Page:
For some people (my guess: more women are like this than men -- but not ALL women), there's probably no separation between jokes and a social act. In other words, there are probably some people who wouldn't enjoy an anonymous joke book at all. For them, a joke would only be funny if it was part of a social act. Or am I wrong about this? (Some people enjoy going to movies by themselves -- just to see the movie. Others will only go see movies with a group of people or at least with another person.)

People do this in all sorts of contexts; one that always gets my goat is people claiming that "Starbucks coffee sucks" and people who claim to enjoy it either 1) are corporate shills or 2) have no taste.

I agree that this is offensive. I'm not offended by the claim that Starbucks is bad. I'm offended by the mind-reading that comes after that claim ("people who claim to enjoy it...")

But I've come to realize that some (many?) people are offended by even the first part -- just the claim that Starbucks is bad. Which reminds me of a really funny (to me) passage in David Mamet's play "American Buffalo" which goes like this:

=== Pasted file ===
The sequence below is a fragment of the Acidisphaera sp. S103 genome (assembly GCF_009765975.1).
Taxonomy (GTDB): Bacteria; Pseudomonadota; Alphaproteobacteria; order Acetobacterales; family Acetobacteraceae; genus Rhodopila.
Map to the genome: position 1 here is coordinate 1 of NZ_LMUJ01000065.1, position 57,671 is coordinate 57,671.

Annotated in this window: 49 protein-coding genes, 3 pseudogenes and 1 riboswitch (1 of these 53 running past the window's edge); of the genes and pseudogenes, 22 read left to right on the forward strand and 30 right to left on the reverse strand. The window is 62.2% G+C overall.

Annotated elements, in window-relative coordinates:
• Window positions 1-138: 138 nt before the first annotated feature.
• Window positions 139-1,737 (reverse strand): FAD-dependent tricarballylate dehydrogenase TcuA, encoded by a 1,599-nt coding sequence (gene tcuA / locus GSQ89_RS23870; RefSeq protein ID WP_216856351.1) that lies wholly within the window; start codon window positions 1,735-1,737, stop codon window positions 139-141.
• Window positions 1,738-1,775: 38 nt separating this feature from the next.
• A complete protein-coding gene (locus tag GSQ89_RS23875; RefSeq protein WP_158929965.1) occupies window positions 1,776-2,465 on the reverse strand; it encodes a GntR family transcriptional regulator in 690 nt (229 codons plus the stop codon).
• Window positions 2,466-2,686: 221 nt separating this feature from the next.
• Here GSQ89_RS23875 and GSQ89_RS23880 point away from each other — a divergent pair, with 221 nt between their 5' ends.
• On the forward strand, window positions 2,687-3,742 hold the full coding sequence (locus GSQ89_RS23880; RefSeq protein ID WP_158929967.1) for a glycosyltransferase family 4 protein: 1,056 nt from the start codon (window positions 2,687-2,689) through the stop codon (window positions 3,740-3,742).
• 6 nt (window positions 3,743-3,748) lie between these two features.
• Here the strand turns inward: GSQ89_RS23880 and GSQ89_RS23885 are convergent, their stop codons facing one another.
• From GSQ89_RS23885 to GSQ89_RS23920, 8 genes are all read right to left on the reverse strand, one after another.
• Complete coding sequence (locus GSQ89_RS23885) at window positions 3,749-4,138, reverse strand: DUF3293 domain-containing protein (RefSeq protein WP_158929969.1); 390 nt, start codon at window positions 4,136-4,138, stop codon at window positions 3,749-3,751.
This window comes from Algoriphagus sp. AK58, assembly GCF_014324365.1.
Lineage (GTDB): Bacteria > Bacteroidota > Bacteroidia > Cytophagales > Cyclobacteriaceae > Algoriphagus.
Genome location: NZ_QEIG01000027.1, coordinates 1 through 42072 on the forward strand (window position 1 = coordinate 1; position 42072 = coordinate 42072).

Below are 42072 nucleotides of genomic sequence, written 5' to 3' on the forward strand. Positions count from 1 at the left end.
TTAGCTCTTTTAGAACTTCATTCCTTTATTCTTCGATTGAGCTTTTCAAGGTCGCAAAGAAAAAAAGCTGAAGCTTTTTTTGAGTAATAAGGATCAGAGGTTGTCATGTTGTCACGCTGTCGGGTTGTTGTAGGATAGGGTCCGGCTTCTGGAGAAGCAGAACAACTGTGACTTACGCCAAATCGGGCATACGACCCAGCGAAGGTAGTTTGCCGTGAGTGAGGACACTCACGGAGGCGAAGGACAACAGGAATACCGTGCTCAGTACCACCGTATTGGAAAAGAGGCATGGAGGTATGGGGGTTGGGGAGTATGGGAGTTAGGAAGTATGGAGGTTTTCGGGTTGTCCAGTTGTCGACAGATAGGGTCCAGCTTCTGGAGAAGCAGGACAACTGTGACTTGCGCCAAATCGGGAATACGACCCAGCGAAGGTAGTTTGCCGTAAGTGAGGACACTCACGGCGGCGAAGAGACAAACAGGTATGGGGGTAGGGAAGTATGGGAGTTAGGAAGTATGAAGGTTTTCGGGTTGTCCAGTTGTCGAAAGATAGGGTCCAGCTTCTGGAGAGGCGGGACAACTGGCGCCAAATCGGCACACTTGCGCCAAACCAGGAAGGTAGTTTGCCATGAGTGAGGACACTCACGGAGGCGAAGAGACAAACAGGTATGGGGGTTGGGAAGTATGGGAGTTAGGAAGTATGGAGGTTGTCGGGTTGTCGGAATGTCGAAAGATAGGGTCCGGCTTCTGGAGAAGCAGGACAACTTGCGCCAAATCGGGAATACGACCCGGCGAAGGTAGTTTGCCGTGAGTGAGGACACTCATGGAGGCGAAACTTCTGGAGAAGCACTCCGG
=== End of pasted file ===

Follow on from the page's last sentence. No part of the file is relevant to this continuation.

Don: He was cheating, you couldn't say anything?

Teach: Don. Don, I see you're put out, you find the guy is a cheat.

Don: According to you.

Teach: According to me, yes. I am the person it's usually according to when I'm talking. Have you noticed this?


I think that last part ("According to you/According to me, yes") is a common human argument. Some people feel that when they make a strong assertion, it's obvious that they're expression an opinion. To SAY "according to me" would be redundant and insulting to the listener's intelligence. I pretty much feel this way. Others feel like omitting "according to me" shows a lack of humility.

I remember the odd experience of reading "You Just Don't Understand" by Deborah Tannen. I was impressed by her theories about the difference between male and female communication styles, but I was bored to the point of anger by her CONSTANT insertions of disclaimers like "I'm not talking about all women" and "some men don't talk this way." I kept wondering why she didn't state this ONCE at the beginning of the book and then be done with it. ("When I write about women and men, I'm talking about general trends. There are, of course, exceptions...") In fact, I could have lived without even this, because it would have been obvious to me that "men" and "women" meant "most men" and "most women."